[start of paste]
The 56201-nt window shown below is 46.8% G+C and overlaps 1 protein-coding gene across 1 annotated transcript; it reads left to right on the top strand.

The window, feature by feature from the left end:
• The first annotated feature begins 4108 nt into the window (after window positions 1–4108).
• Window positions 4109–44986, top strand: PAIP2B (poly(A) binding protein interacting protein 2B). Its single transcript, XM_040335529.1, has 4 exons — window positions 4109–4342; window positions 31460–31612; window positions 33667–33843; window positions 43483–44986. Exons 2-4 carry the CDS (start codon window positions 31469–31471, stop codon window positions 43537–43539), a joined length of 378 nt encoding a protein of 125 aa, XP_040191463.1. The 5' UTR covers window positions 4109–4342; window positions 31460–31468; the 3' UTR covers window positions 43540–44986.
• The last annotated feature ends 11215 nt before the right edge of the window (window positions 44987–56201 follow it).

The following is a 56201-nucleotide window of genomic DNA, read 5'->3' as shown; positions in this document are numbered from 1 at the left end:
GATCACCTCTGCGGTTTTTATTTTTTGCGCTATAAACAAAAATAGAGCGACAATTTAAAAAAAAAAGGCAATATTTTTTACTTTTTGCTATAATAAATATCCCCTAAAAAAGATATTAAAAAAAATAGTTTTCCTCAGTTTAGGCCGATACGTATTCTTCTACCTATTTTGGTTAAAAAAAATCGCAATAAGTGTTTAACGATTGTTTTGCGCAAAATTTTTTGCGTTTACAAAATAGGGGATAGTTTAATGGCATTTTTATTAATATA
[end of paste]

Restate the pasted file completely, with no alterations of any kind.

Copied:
The 56201-nt window shown below is 46.8% G+C and overlaps 1 protein-coding gene across 1 annotated transcript; it reads left to right on the top strand.

The window, feature by feature from the left end:
• The first annotated feature begins 4108 nt into the window (after window positions 1–4108).
• Window positions 4109–44986, top strand: PAIP2B (poly(A) binding protein interacting protein 2B). Its single transcript, XM_040335529.1, has 4 exons — window positions 4109–4342; window positions 31460–31612; window positions 33667–33843; window positions 43483–44986. Exons 2-4 carry the CDS (start codon window positions 31469–31471, stop codon window positions 43537–43539), a joined length of 378 nt encoding a protein of 125 aa, XP_040191463.1. The 5' UTR covers window positions 4109–4342; window positions 31460–31468; the 3' UTR covers window positions 43540–44986.
• The last annotated feature ends 11215 nt before the right edge of the window (window positions 44987–56201 follow it).

The following is a 56201-nucleotide window of genomic DNA, read 5'->3' as shown; positions in this document are numbered from 1 at the left end:
GATCACCTCTGCGGTTTTTATTTTTTGCGCTATAAACAAAAATAGAGCGACAATTTAAAAAAAAAAGGCAATATTTTTTACTTTTTGCTATAATAAATATCCCCTAAAAAAGATATTAAAAAAAATAGTTTTCCTCAGTTTAGGCCGATACGTATTCTTCTACCTATTTTGGTTAAAAAAAATCGCAATAAGTGTTTAACGATTGTTTTGCGCAAAATTTTTTGCGTTTACAAAATAGGGGATAGTTTAATGGCATTTTTATTAATATA